I became afraid to
Sleep alone at night
I'd dream we had a household

It was all falling apart
Tho I tried to keep it together
And a fast

Little supernatural old lady
(Vaguely Eastern Euro)
Would skitter up the stairs and berate me

In our language
For shutting her out.
She'd scurry after a tossed ball like a kitten―

But then later, I saw a similar
But vastly more powerful

Who penned me in a bare
Tall prison courtyard
And morphed into fairytale characters malevolently

What a fool I was
To underestimate her
I woke as through a heart attack

And after I settled down
Went back into the same dream
And talked to her

She was still terrible
She still needed a friend


I began to think
Maybe the moldy portrait
Of a lady by Rembrandt

That I'd brought back from a lightly
Haunted house was

Maybe there was something about
The x I lived with there
That haunted

Maybe your white dresser was also haunted
Or the paintings
Done by the girls from before and since

And all of the other people's
Furniture and clothes
Maybe there was something

In the huge tree out the window


I began to erase
My browser history
Every five minutes

Like smoothing out a trace on the pebble path
I would say the names
Of the people whose pictures I'd Liked

Over and over
Was I afraid I was forgetting them
Or vice versa

I feared seeing your face on the feeds
Or stepping a foot
Into Manhattan

The tourist come back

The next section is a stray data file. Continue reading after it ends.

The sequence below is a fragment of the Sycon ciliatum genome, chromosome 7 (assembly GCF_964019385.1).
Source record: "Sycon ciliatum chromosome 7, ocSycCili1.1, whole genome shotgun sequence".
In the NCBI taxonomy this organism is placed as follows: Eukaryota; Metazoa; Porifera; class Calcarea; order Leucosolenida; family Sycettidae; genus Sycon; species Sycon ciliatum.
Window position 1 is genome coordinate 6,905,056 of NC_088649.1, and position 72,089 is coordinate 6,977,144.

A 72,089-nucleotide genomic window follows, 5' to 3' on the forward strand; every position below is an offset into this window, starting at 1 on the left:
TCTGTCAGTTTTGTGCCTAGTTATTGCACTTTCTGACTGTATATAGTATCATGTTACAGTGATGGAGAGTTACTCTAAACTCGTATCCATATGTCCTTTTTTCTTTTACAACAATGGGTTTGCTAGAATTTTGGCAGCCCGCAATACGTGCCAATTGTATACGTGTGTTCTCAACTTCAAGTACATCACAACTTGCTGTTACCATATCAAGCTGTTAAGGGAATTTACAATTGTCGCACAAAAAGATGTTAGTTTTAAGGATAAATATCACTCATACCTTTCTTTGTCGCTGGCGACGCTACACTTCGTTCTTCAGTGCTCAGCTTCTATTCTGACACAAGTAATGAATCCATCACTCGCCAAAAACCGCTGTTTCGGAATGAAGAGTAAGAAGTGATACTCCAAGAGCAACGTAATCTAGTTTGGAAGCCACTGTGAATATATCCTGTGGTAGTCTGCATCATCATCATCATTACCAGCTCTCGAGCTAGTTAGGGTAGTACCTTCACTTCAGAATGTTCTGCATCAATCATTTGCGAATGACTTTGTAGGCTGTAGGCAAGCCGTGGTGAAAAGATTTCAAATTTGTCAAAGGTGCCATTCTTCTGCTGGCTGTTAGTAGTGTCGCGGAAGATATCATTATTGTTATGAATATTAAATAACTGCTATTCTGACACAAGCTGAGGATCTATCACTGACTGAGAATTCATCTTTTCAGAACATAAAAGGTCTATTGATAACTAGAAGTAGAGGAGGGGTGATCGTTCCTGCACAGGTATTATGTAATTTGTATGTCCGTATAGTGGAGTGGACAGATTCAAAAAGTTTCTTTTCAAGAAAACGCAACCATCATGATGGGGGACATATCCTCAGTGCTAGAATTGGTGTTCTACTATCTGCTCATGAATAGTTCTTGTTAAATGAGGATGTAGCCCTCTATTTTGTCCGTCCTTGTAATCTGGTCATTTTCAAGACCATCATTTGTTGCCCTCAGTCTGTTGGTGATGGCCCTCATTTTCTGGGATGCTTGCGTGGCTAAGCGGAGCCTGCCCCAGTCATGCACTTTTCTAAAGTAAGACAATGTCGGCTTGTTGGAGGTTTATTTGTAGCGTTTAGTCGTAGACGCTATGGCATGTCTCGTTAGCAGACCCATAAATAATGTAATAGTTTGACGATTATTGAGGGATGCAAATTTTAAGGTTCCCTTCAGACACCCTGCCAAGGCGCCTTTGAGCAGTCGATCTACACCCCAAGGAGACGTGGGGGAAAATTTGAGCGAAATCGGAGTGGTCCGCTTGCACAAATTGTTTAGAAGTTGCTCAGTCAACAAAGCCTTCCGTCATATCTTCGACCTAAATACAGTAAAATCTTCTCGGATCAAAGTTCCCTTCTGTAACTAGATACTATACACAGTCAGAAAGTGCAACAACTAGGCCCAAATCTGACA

From fairyland
Where she slept four hundred years

And everyone she knew
Is dead
Except you

You are immortal
On your ten thousandth affair
You notice the flowers

The tourist leaves every Friday
At the foot of the bar stair
Where you first kissed

You reunite
And get into a freak accident, there's an explosion
She dies but you get

Her eyes in a transplant
And see the world through them and
Love yourself for the very first time


I looked off the pier
And knew I could
Just walk off it into the mist

I'd realized by then
I was prolly the one doing the haunting
Wondered if I was on my last haunting

If there was horizon where
I knew Liberty
To be sinking into the mist

I looked off the pier
I'd realized by then
I knew Liberty

And I knew I could

Ana Božičević

Ana Božičević is the author of Stars of the Night Commute, the Lambda Award-winning Rise in the Fall, and Joy of Missing Out, is brand new from Birds, LLC. She works and teaches poetry at BHQFU, New York’s freest art school.

Cover image by Sarah Meadows


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